Whose best interest are we really looking out for? Legalize marijuana, fund research, and give women the factual answers we are entitled to.

Source: Brightside PDX

About Simone Fischer

Simone Fischer is a OMMP patient and cannabis advocate based out of Portland, OR. She graduated from Portland State University, with a BS in Women's & Gender Studies. Fischer began working for the cannabis industry after being hired on to a medical dispensary, shortly after graduation in 2013. Currently, she is a contributing editor for Ladybud Magazine and has been published in High Times and Oregon Leaf. Fischer's writing focuses on the intersections of gender, race, class and cannabis filtered through a feminist lens.
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  • Tricia Marshall

    I have no medical back ground, so I cannot back up any of my own personal experience however, Ive smoked pot since I was 13, Im 39 now, Ive taken BC pills since I was 13, and have never had any ill effects, could just be luck, but so far so good here.

  • Candace Junkin

    My tubes are tied now, but I was on birth control on and off for almost 20 years. All the while I was a heavy cannabis user. Never had any problem. And many of my friends over the years have been cannabis users and on birth control, again, without problems. So hmmmmm…..

    • Kate A

      That’s a common misconception. No one is saying that everyone who smokes weed and takes birth control will have a stroke. There’s just a further increased risk factor (potentially). Just like my dad and several other people I know have been smoking tobacco since they were kids, but they haven’t had strokes or heart attacks (yet). Meanwhile, we all know there’s a confirmed link there.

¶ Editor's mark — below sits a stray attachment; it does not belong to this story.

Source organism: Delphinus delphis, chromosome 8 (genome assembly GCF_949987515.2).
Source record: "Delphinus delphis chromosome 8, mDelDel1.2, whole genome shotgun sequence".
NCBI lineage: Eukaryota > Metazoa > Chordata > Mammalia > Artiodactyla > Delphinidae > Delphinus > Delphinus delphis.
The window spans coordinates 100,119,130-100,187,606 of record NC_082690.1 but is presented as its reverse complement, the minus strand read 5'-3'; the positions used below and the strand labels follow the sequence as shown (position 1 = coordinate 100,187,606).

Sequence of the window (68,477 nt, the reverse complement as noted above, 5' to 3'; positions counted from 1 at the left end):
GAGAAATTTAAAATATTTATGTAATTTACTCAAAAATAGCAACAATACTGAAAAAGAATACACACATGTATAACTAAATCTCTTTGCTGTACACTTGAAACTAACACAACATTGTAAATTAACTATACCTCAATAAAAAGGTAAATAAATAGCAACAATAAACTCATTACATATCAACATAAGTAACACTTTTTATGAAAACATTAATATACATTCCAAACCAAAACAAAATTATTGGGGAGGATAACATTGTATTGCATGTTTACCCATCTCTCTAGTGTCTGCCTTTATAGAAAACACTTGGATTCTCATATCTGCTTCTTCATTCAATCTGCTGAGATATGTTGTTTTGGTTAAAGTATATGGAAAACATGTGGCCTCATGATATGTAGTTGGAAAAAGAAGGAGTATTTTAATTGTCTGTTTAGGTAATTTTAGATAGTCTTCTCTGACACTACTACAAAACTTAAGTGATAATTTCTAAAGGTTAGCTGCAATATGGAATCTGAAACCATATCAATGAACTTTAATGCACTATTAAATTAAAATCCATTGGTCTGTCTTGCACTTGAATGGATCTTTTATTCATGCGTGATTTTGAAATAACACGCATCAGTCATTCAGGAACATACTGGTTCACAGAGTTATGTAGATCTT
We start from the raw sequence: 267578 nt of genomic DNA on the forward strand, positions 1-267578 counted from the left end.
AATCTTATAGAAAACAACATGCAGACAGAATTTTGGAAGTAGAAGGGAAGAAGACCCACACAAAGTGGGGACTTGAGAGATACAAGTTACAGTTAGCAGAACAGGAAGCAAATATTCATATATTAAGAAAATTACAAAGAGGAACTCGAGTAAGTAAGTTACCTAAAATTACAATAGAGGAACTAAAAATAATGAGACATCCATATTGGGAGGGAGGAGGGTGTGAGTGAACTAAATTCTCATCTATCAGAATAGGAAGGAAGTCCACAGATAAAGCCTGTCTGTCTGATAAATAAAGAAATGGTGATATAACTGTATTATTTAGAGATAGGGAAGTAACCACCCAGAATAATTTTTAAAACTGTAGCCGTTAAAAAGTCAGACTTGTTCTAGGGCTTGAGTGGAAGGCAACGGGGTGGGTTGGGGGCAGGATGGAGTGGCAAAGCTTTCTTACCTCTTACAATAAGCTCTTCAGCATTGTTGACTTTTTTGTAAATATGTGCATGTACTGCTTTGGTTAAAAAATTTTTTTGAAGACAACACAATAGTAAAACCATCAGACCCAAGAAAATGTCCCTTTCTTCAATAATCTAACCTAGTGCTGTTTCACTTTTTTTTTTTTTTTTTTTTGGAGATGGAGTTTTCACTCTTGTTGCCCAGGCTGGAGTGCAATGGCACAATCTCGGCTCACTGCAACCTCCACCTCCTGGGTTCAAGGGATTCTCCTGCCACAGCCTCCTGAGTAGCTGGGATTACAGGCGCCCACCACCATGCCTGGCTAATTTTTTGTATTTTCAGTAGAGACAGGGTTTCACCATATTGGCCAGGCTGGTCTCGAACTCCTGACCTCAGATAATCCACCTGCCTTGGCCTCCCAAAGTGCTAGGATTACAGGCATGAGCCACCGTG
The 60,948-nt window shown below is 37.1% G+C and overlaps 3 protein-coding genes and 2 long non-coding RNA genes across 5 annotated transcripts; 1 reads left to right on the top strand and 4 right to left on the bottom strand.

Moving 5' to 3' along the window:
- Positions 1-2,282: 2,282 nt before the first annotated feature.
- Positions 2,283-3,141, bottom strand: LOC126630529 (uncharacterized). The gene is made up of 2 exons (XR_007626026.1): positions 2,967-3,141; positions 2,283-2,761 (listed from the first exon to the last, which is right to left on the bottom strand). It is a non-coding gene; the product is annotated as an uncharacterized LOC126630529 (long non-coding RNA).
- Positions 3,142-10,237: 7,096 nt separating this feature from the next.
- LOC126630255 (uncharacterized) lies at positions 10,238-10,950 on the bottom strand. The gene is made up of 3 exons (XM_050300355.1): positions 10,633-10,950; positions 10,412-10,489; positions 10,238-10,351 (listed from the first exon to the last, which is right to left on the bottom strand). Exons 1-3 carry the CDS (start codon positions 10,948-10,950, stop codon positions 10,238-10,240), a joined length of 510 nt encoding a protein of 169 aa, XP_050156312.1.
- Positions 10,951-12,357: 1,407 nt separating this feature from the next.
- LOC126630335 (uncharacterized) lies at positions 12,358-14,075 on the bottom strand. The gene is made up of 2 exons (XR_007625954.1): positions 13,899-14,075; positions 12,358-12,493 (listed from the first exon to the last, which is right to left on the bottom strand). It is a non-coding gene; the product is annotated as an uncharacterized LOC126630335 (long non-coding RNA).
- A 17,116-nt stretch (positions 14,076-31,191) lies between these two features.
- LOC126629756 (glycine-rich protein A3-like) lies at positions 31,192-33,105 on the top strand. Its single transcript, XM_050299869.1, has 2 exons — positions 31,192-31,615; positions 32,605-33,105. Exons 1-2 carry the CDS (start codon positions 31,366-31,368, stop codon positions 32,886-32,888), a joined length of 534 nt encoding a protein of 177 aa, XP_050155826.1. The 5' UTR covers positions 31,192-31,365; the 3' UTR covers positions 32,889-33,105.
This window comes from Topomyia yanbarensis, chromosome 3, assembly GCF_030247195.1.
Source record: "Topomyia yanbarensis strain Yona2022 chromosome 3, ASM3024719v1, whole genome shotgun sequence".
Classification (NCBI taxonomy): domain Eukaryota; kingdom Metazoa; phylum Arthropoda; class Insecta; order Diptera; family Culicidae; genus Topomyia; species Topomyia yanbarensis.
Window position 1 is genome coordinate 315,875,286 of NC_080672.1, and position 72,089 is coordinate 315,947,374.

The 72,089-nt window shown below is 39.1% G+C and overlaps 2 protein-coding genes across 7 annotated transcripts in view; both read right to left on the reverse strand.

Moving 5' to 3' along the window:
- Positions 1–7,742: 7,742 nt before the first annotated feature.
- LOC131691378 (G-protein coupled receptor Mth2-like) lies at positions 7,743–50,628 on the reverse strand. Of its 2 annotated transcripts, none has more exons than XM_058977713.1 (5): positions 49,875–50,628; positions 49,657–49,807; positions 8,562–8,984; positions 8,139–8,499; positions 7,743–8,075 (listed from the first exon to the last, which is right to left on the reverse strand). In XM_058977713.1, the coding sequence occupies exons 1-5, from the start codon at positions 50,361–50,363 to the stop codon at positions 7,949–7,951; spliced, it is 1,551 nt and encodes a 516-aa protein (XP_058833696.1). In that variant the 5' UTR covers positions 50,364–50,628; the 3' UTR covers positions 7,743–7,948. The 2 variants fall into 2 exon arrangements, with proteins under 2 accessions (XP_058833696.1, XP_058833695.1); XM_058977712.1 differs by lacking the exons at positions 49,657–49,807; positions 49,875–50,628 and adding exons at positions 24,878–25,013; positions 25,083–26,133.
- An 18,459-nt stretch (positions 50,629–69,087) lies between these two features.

Higher risk doesn’t mean it’ll happen to everyone, or even most people. For example, I’m making up numbers, but if 1% of nonsmokers got some disease, and 5% of smokers got it, that’s a 500% risk increase. But it’s still only 1 out of 20 smokers who get it. (Compared to 1 out of 100 nonsmokers.) So saying “I was fine” or “many of my friends are fine” isn’t significant.

      Common mistake, though. If you’re interested, read about the base rate fallacy, in which people tend to ignore general evidence in favor of specific evidence.

      • http://www.theiwcc.org Candace Junkin

        I understand the base rate fallacy very well and no one here is ignoring anything. But thanks. It’s absolutely true that almost my entire large circle and network of female friends have been/are on birth control at least 15+ years AND have been heavy cannabis users at the same time, with no problems what so ever. Thats pretty convincing general evidence to me. Not even 1 women in dozens. Knowing this, and lacking any science, you’ll have to excuse me if I want actual evidence and not “I think” or “it could” to convince me it’s a problem. That’s all. I agree that prohibition is blocking studies on cannabis, I hope things improve in that arena and will look forward to more science on this in the future.

  • Mostlycurious

    This article is great because I recently started Nuva Ring and had a heart problem due to it and was wondering if the mix indeed caused it.